After analyzing the extensive material on the geochemistry of eaten earths in different regions of the world, it was hypothesized that there are only two main reasons for the desire for geophagy explaining all the cases worldwide. The first one is the electrolyte imbalance in the body most often associated with the lack of sodium in the diet. The other reason is associated with disorders of the metabolism of rare earth elements (REE). The second reason may be more common. The main point of the REE hypothesis (12,13) is that some elements from the light lanthanides group associated with nerve tissues and internal secretion gland enzymes can be replaced by heavy lanthanides, which, contrary to the light ones, are not able to perform the functions necessary for the body. As a result, vital systems of the body can be affected, which manifests in the decreasing adaptive capacity of the body to counteract adverse external factors (geochemical, cosmophysical, climatic and others). Animals under hormonal stress begin searching for substances that can be either a source of lacking REEs or their effective sorbents. This type of stress and the associated urge for geophagy were reproduced by American researchers on laboratory rats in the late 1970s. The experiment demonstrated that rats with artificially induced stress as a result of disturbed metabolic processes in the body (artificially induced arthritis) began to actively eat clay (14).

The research performed by the authors in the Sikhote-Alin in 2020 demonstrated that in the areas where geophagy is widespread among wild ungulates, acid volcanogenic and volcanogenic-sedimentary rocks enriched in REE are predominant. The weathering of these rocks leads to the formation of secondary readily soluble rare earth hydrous phosphates, carbonates, and fluorocarbonates over primary magmatic rare earth minerals. As a result, there is the accumulation of rare-earth elements in all landscape components (natural waters, soils, vegetation, and the hormonal system of herbivores), i.e., in fact, the development of landscape REE-abnormalities (15). It was concluded that an excess of REE in the neuroimmunoendocrine system of the body, which is a carrier of this group of elements, causes a stress response in animals making them seek mineral sorbents capable of correcting the REE imbalance in the body.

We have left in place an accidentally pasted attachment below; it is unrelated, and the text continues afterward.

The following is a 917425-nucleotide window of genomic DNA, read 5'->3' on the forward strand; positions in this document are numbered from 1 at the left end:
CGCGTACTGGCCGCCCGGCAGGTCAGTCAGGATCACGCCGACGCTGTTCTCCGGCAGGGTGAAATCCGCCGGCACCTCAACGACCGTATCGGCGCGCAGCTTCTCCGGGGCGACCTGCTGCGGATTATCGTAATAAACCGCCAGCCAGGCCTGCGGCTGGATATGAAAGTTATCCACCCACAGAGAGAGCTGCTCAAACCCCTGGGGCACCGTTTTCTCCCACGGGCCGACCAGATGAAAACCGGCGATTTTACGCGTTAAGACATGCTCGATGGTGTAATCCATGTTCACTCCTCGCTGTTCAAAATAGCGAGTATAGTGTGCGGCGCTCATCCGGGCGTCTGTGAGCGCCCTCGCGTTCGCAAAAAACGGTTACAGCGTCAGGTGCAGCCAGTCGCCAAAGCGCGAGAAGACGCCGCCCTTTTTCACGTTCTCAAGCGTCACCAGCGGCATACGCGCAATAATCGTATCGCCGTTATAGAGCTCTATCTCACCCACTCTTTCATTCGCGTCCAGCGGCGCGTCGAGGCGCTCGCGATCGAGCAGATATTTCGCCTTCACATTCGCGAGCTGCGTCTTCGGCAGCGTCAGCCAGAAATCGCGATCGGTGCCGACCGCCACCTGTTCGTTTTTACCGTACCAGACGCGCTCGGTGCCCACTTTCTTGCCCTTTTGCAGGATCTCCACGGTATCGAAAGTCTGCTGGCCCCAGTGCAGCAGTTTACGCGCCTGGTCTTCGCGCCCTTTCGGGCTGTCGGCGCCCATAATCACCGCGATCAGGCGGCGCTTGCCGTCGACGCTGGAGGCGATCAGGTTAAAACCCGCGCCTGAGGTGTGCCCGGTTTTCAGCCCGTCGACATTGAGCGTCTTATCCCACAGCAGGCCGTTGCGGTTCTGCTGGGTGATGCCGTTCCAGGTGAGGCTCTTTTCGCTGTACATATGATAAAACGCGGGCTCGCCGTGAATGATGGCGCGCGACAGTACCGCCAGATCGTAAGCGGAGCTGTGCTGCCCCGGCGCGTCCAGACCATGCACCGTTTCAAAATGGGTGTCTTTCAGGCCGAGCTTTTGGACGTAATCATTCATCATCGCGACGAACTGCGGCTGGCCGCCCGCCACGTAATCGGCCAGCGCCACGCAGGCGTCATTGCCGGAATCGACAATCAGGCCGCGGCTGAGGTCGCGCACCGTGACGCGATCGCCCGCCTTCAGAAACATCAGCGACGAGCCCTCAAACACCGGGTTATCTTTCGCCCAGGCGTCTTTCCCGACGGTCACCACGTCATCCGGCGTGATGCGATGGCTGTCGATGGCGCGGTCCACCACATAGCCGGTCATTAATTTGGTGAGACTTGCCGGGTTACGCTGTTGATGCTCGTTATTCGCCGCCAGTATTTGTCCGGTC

In 2021, to verify the REE hypothesis, similar studies were carried out in the Altai (16) Mountains, a region with a fundamentally different geological background, composition of rocks, climate and plants and animals compared to the Sikhote-Alin. The research was carried out on the coast of the Teletskoye Lake and in the estuary part of the Chulyshman River (hereinafter referred to as the Teletsky or T-area), and also in the upper reaches of the Chulyshman River near the Yazula settlement (hereinafter referred to as the Yazula or Y-area). These are the areas of the Altai Mountains with well-known cases of animal geophagy accompanied by the formation of well-defined kudurs. The location of the study areas with kudurs is shown on the geological map (Fig. 1).